Mike Pride: So long to the ‘Monitor’s’ comeback kid
Off and on for the last quarter century, Felice Belman has been a journalist for this newspaper. Mainly she has been an editor, and not just any editor, but as one former colleague put it, “a reporter’s dream editor.”
Tomorrow is Belman’s last day at the paper. That is bad news for the Monitor, its readers and Concord. It is good news only for the Boston Globe, where she starts next month as an editor.
The last of Belman’s many acts for the Monitor was to create and run the Forum, our expanded opinion section. As usual, to maintain it she did the work of four people.
She hatched the ideas and solicited and edited the local columns. She enlisted readers for many tasks, from crafting newsy haiku to sharing their opinions on everything from the death penalty and casino gambling to Loudon Road eateries and high-powered women named Lisa.
She wrote most of the editorials and handled the letters to the editor and, sometimes, their writers. Oh, and she often laid out the pages and wrote the headlines.
Experience made Belman perfect for the job. She had been a superb State House reporter, city editor, Sunday editor and managing editor at the Monitor. For seven years, a trying time because of the economic woes all newspapers faced, she served as chief editor.
Belman arrived at the Monitor just after graduating from Oberlin College in 1988. As a political reporter, she covered Gov. Judd Gregg’s administration and Bill Clinton’s first New Hampshire primary run.
Here’s how imaginative her coverage was: When a jet-ski bill came before the Legislature, she persuaded a Kawasaki dealer to let her ride a jet ski on Lake Winnipesaukee. Along with her story about it, we ran a huge picture of her in a swimsuit enjoying the ride.
Belman had the wanderlust typical of a young journalist, and more of it than most. She left the paper three times, to work for Liz Hager’s brief gubernatorial campaign, and then for two years to report for the Newport News (Va.) Daily Press and two more to edit for the Washington Post.
Each time, we lured her back. She likes Concord, has many friends here and never lost her love of community journalism.
It was Annmarie Timmins, a former longtime reporter, who called Belman a reporter’s dream editor. “She was unflappable, unequivocal in her ethics, and brave,” Timmins wrote in an email.
Belman struck a constant note in her advice to a reporter in distress. When Bill O’Brien was House speaker, his office shut Timmins out because of an editorial cartoon he disliked. What should she do? Timmins asked. “Keep on doing your job,” Belman said.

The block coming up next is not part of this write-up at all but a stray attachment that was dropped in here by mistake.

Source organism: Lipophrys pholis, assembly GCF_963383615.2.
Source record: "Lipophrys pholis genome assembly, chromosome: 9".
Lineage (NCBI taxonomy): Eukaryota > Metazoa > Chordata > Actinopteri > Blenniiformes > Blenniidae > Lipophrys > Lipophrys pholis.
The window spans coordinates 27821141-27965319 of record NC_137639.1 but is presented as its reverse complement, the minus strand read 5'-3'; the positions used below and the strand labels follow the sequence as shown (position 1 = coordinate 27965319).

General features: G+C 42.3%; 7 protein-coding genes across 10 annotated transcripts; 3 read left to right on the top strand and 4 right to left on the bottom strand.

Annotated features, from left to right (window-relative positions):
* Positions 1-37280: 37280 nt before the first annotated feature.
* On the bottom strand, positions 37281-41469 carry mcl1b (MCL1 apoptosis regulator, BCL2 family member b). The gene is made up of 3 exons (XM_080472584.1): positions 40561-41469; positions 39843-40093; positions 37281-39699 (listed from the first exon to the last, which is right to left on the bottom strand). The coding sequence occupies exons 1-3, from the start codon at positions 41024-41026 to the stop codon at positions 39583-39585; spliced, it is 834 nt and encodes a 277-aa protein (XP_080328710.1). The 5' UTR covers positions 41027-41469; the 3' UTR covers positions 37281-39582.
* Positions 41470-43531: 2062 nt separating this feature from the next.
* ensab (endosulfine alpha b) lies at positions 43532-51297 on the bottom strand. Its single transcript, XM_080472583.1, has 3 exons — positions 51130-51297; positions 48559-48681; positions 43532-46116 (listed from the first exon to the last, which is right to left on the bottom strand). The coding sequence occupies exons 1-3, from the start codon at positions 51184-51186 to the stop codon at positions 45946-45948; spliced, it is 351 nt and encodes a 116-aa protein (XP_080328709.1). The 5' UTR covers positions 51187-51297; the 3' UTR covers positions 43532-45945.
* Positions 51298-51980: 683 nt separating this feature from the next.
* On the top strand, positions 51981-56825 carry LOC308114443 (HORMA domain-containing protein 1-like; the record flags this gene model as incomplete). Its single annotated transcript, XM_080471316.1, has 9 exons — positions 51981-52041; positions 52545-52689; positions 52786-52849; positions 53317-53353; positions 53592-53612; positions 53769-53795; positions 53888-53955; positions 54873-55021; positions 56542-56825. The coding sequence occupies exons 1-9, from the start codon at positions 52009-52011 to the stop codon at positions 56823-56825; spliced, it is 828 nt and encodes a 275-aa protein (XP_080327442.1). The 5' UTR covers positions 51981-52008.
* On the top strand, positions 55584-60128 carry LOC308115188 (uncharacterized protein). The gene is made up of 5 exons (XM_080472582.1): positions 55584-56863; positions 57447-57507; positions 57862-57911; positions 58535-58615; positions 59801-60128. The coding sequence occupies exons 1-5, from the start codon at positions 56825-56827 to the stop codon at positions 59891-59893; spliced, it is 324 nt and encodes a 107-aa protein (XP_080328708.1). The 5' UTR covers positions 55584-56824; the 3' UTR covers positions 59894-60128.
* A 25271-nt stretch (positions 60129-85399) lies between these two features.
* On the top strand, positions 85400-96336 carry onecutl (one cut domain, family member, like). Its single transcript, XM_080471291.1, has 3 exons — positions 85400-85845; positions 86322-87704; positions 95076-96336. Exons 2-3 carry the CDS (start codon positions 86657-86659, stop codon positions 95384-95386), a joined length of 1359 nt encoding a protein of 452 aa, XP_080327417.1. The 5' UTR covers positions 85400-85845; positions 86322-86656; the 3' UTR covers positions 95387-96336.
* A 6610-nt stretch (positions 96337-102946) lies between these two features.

Whether the story was a candidate’s messy child-support case that threatened to run up the Monitor’s legal bills or the Catholic Church’s complaints about tough coverage of the priest scandal, Belman knew only one response: full speed ahead.
Hans Schulz, a Globe editor who served as city editor during Belman’s tenure as editor of the Monitor, recalls her tenacity during hard budget cuts. “The bar was never lowered, and there was always work to be proud of,” he said.
Even with reduced resources, the paper continued its extensive State House, election, city and town coverage. Belman never allowed bad budget news “to trickle down to the rest of us,” Schulz said. “We could just focus on our jobs. What a gift.”
As editor, I hired Belman all four times and was proud when I retired that she was named to succeed me. My last full-time year at the paper, working as a reporter, I learned firsthand what a fine editor she is.
The year was 2007-08, so it included a double-barreled New Hampshire primary. Belman directed whiz-bang coverage of every candidate from Hillary Clinton to Mike Huckabee.
In an editorial during that campaign, Belman called Mitt Romney a “phony.” I gulped when I saw the word but soon realized it was an example of Belman’s courage. Romney had much in common with the New England weather – if you didn’t like what he said one day, you just had to wait till the next and he might take it back. “Phony” was just the word for the campaign he ran.
What good are newspaper editorials if they don’t call a thing what it is?
Courage also has a less debatable meaning. When an armed man came into the Monitor newsroom in 1998, it was Belman who ushered him into an empty office. She was the city editor at the time, and she and a reporter engaged the man in conversation until Belman talked her way out of his presence and came to my office.
She dialed 911 while I went to inform the publisher so he could evacuate the other departments. Then, because of Felice’s smart work, I was able to walk across the newsroom telling employees to walk calmly out the door and clear of the building. The man shot no one, and the police took him into custody.
The following year, Belman cooked up an amazing project to ring out the old century. With input from readers, she compiled a quirky list of 100 people who played vital roles in shaping New Hampshire during the 20th century. Then she set out to lead the staff in profiling all 100 during 1999 – a rate of nearly two profiles a week on top of the regular workload.
This project, with its fresh looks at Carlton Fisk, Grace Metalious, David Souter, Steven Tyler, Christa McAuliffe and many others, became a book. Belman and I co-edited The New Hampshire Century and emceed a variety show at the Audi to celebrate its publication.
Because Belman has often been my editor over the years, I know why former Monitor journalists who now work for the Globe or the Washington Post or the New York Times say what they say about her.
In a nutshell the consensus is this: I like where I am, but I sure miss Felice.
Come tomorrow, the Monitor and its readers will miss her, too.
(Mike Pride can be reached at firstname.lastname@example.org.)